This was very different from her previous approach, which was to either not handle the paper at all (activating a "nag" mode from the front desk), to fill it out then return it opportunistically (that is, when she thought of it), or to interrupt her staff when one of them walked by. As you can imagine, each of these had consequences that created waste. Even more satisfying was how my client was able to focus on the kinds of staff interactions that meant most to her (education and support, for example), rather than these mundane ones. Everything went smoother afterwards.
(Note: She and I talked a good deal about who should be receiving what information. Typically my clients are getting a lot of incoming that should be going to staff, or not coming in at all. This quickly becomes apparent when clearing paper and email backlogs. "Why am I getting this at all?" is a good question to ask.)
Beyond these larger, more specific "checklist/state" flows, there are often opportunities to streamline frequent small jobs. They mostly come down to having a task-specific work station and a corresponding checklist. Liz Davenport puts it well in Order from Chaos: "When you sit down on your desk to work, you need to have all the tools you use at appropriate places." Following are a few to get you thinking.
- Balancing your checking account: Although some think balancing accounts is a thing of the past, I've found the state of the art in financial software hasn't yet automated the process. So I was still stuck with a rather unpleasant 45 minutes  each month of processing receipts, verifying transactions and amounts, and entering categories for tax purposes. The first step in improving this was to breaking the process down into its atomic kinds of tasks: entering recepts and reconciling. My thought was to do the former each week, which would simplify the latter and make it purely making sure the statement matched. It worked great. My work station in this case was simply an "Unprocessed Receipts" folder in a dedicated shelf of my stacking trays. Every day I toss into it receipts from my wallet or online orders, and once a week my calendar reminds me to enter the current batch into the program and file or recycle them (I have a little checklist for this). When my account's monthly statement arrives it goes onto my actions list (it takes longer than a few minutes to do), with the statement itself going into my Action Support folder to get it off my desk until I need it. This eliminated my resistance to doing this, and made it easier and more pleasant overall. A win.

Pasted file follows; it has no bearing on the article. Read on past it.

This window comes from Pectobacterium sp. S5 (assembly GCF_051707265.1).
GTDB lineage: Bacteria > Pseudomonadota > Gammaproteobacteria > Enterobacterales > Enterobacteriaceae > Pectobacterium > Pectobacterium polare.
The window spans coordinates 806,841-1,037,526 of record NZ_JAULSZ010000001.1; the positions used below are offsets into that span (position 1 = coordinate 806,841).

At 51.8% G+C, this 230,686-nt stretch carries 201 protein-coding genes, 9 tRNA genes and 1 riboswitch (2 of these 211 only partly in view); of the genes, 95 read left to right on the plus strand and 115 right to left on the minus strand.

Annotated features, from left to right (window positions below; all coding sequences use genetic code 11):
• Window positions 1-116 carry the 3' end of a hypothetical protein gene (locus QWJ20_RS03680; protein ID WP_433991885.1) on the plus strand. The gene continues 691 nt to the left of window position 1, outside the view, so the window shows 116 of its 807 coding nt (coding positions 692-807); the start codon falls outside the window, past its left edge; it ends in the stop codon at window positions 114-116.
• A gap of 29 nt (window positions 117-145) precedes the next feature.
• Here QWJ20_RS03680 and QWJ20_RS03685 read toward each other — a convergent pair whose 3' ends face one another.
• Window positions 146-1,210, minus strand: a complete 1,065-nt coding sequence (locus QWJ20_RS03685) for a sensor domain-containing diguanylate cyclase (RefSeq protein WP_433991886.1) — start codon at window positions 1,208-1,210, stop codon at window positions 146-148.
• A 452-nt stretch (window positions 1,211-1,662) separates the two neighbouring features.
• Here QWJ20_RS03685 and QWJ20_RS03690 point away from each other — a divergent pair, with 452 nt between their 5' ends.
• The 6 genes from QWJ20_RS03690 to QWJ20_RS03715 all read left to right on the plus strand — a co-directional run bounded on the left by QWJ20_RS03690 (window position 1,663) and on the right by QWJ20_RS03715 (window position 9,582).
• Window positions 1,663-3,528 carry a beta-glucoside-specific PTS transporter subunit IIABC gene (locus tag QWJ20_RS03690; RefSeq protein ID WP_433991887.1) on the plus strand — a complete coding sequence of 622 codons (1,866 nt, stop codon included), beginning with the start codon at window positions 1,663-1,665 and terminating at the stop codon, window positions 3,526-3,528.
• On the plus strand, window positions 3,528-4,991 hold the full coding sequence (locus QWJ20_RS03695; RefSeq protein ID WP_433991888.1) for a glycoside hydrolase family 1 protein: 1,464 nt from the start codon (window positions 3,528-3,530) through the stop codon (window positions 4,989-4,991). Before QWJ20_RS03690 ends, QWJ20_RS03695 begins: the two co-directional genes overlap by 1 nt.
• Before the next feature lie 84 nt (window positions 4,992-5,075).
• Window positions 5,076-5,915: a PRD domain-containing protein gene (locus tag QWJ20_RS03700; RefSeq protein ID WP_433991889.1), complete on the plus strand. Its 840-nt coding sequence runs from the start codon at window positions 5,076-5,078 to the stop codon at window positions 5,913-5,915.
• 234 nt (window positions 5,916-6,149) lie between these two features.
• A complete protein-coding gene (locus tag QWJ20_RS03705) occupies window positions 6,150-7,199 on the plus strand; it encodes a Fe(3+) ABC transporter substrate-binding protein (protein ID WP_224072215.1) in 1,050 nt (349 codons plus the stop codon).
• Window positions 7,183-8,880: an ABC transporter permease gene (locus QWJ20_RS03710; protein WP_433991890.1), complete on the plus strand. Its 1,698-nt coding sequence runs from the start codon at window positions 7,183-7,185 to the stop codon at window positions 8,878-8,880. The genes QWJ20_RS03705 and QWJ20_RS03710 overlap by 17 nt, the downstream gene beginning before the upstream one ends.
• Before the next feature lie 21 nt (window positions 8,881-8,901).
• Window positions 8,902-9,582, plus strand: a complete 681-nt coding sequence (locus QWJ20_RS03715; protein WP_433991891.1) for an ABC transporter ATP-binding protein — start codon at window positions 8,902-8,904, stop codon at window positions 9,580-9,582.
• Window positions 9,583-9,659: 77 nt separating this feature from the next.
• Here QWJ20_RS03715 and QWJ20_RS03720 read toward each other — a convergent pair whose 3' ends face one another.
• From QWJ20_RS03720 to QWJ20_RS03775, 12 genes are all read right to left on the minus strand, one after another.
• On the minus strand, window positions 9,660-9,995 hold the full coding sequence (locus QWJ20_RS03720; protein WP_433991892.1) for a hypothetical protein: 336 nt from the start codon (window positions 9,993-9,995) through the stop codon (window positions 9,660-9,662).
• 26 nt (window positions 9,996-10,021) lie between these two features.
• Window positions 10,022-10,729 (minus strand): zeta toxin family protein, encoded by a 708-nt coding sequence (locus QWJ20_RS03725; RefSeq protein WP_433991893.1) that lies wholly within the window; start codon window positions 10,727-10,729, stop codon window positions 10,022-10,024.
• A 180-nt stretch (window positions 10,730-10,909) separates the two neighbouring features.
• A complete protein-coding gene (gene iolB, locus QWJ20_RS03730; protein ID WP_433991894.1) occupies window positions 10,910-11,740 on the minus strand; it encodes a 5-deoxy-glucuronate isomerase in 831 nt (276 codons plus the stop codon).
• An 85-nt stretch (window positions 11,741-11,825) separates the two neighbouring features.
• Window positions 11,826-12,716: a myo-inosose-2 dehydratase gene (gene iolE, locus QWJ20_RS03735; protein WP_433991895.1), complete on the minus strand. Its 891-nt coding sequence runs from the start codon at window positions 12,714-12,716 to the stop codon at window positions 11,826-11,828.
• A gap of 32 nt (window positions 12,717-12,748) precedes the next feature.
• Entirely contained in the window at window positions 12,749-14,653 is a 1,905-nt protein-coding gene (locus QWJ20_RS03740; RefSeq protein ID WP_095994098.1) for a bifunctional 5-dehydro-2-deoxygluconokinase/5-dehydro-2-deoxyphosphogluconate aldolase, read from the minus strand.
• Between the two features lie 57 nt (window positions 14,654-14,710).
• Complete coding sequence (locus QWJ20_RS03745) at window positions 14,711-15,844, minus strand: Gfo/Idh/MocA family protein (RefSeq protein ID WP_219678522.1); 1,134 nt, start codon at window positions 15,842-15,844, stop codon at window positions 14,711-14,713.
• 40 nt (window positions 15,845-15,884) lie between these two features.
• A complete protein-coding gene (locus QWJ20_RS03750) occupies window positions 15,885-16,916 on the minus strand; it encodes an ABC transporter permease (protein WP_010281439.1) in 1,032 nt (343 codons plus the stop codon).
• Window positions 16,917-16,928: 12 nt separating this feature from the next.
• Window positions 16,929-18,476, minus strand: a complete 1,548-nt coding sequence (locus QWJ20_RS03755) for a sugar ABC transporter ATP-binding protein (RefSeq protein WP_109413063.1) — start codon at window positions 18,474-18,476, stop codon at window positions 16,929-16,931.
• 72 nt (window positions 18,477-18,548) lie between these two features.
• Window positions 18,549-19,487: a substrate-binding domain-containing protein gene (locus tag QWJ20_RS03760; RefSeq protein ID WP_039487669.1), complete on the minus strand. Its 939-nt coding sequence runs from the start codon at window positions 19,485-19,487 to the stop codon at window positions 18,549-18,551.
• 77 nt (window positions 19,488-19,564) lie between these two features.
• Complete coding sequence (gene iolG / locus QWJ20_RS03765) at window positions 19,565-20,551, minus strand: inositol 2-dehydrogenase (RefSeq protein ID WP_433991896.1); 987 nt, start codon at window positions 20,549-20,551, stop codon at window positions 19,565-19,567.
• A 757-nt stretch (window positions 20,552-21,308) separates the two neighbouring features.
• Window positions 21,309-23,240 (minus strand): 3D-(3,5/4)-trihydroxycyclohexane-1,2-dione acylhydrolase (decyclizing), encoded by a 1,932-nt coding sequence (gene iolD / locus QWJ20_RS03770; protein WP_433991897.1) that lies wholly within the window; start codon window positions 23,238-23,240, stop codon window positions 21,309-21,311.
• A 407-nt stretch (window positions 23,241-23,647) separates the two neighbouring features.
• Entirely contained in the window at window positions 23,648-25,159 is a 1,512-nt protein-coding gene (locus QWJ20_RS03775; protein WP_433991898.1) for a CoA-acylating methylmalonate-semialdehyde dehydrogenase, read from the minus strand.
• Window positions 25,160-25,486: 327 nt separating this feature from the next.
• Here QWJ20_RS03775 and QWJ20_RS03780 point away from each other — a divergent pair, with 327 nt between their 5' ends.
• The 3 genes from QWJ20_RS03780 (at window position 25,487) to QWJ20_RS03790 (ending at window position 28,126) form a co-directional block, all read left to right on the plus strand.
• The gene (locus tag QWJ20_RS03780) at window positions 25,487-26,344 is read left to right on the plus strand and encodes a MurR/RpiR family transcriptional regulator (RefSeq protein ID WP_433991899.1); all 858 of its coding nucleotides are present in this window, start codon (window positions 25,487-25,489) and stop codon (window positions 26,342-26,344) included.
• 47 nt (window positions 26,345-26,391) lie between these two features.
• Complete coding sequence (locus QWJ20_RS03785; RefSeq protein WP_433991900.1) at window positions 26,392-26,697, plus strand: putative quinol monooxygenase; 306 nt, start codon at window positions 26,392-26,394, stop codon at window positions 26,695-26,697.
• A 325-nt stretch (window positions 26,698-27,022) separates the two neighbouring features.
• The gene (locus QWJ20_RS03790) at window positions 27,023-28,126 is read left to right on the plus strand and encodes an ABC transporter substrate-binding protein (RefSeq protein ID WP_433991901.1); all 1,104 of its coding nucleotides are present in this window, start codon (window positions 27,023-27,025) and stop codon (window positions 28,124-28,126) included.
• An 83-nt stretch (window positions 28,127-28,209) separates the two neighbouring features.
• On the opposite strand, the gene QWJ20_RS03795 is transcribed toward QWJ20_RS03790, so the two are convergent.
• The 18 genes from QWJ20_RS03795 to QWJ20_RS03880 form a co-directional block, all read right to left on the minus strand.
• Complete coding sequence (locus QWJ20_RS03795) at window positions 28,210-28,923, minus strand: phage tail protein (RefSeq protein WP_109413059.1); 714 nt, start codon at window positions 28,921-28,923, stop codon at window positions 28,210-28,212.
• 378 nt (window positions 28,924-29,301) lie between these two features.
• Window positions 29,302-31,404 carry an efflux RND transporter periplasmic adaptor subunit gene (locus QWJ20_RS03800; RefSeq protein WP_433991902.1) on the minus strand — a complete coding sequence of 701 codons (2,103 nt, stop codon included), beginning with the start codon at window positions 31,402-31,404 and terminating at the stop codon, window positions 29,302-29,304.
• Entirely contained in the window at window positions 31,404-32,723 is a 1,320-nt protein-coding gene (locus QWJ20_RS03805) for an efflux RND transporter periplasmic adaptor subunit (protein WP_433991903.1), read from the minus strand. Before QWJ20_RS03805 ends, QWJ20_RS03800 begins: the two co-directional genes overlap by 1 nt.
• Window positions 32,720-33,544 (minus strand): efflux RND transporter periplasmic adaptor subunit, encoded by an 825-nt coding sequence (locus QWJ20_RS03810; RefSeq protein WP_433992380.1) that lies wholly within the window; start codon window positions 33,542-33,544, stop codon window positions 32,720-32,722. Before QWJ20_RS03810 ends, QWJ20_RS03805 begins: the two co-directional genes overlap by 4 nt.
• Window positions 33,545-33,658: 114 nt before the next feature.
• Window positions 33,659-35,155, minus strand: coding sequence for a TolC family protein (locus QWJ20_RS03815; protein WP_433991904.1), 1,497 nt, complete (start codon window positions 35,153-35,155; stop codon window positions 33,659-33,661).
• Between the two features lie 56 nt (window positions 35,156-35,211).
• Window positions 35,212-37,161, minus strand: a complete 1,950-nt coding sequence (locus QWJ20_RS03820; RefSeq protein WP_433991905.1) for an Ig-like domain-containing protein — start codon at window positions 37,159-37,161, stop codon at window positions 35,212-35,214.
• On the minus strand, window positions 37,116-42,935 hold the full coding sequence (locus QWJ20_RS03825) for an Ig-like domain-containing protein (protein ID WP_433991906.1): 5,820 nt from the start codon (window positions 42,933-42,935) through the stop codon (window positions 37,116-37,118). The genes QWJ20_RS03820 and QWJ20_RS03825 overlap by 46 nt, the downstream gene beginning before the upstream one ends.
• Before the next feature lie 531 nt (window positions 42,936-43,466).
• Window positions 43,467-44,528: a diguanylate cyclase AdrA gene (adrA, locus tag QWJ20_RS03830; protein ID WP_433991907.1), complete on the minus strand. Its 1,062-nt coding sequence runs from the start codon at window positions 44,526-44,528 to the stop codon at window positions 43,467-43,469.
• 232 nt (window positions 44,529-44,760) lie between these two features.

- Sending snail mail: Whether you like paper correspondence or not, it's hard to do away with it. And in the case of writing personal notes, I like using paper. It's my way of staying in touch with clients (past, present, and future) and expressing gratitude. The work station in this case is an at-hand drawer of all needed supplies including pens, envelopes (including padded ones for my Super Spy Night Pens :-), note cards, business cards, stamps, postal scale, and pre-printed return labels. Make sure you have close by a copy of your postal rates.